Lots of stuff done this week in between release activities. I am on planet.m.o now (though too late for most people to have seen my previous post most likely), thanks to tor for setting me up!

Made some good progress on the release automation work (started tracking bug 355309). My goal was to have the framework, staging server and all basic steps implemented; I got the first two done but still working on the last. My goal for next week is to use the staging server to help test the release steps and run through a mock release; if I can go from CVS->verified updates I'll be a happy man.

I've been using SVK for this project as well as the Buildbot patches I've been working with; overall I really like it, my only issues are:

* metadata in diffs caused a stir when I posted patches to bugzilla :)

* no server to push to; I can generate patches though. Contrast with Mercurial which lets you easily run ad-hoc servers (more of a convenience thing, I'd rather "vcs push some.host" than "svk push -P patch; svk patch --view patch > ~/patch" and email that around.

* Davel and TR both had to strip some of the metadata to get my SVK patch to apply; "svk patch --apply" complained about there being CVSROOT metadata like "rhelmer@cvs:/cvsroot", they had to change that to be equivalent to what they used for their local CVS mirror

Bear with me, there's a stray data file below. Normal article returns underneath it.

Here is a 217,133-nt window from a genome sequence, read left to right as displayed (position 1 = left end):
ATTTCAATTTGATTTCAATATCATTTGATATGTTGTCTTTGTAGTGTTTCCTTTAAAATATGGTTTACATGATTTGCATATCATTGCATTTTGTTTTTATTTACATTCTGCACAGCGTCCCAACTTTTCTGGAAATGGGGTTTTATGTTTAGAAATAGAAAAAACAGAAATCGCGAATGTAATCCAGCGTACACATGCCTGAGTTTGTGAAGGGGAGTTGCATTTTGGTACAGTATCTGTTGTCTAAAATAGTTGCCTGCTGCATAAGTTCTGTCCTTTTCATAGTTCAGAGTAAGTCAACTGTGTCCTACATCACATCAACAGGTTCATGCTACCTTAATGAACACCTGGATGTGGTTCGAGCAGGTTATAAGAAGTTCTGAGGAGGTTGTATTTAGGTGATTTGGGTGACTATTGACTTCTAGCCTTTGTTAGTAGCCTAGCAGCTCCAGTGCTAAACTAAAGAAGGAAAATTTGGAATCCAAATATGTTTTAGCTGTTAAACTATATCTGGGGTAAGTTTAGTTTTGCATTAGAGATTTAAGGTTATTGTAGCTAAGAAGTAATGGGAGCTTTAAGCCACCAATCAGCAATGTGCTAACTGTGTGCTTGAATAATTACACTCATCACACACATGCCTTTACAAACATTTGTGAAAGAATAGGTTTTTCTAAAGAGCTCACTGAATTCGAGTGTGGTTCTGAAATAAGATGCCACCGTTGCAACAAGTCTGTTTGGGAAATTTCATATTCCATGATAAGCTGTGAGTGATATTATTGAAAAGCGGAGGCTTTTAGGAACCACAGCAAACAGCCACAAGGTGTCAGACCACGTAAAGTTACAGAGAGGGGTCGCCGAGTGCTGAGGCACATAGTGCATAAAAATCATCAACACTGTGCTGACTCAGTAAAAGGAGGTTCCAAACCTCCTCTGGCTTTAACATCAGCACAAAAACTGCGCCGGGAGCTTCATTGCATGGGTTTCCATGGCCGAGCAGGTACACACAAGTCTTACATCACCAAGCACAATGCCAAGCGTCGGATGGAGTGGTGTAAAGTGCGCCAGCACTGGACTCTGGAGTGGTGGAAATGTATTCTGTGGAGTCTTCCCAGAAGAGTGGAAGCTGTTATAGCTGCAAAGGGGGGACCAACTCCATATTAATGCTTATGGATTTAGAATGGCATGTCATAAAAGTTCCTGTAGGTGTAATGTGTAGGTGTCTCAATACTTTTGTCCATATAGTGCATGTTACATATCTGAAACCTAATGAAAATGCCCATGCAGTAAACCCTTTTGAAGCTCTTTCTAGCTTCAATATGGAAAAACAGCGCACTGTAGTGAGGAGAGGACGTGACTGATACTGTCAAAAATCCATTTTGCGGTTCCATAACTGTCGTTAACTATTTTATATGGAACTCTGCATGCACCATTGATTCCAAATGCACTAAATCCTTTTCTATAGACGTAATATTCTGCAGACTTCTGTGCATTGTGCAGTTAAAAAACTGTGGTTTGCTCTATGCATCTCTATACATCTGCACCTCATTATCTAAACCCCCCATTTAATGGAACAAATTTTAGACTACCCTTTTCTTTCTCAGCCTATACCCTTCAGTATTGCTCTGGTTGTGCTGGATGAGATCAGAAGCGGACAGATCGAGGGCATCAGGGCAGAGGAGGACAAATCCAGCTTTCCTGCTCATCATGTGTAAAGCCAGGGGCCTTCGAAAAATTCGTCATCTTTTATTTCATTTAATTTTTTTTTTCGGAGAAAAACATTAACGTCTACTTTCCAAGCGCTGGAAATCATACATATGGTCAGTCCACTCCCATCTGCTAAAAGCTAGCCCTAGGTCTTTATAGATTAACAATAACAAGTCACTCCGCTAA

It *is* an improvement over just having a CVS checkout, but I am wondering if I might as well just run a full client/server system like Mercurial, git or monotone and keep a server on my laptop. Feel free to comment and give me some much-needed learnings :)

Speaking of much-needed learnings, Jonas helped me get over the finish line with my build-status waterfall page implemented as an XSLT (the original version is not nearly as nice, both in markup and overall effect).

This started out as an attempt at a free lunch (which is a surprisingly effective motivator, even if I would have to share with Jonas now!), however I have been working on a Buildbot status plugin in a local branch and I think doing it this way could drastically reduce the amount and complexity of code that Buildbot uses to generate waterfall pages. Also, it would be relatively simple to write an XSL to transform the same XML into other forms like RSS and Microsummaries.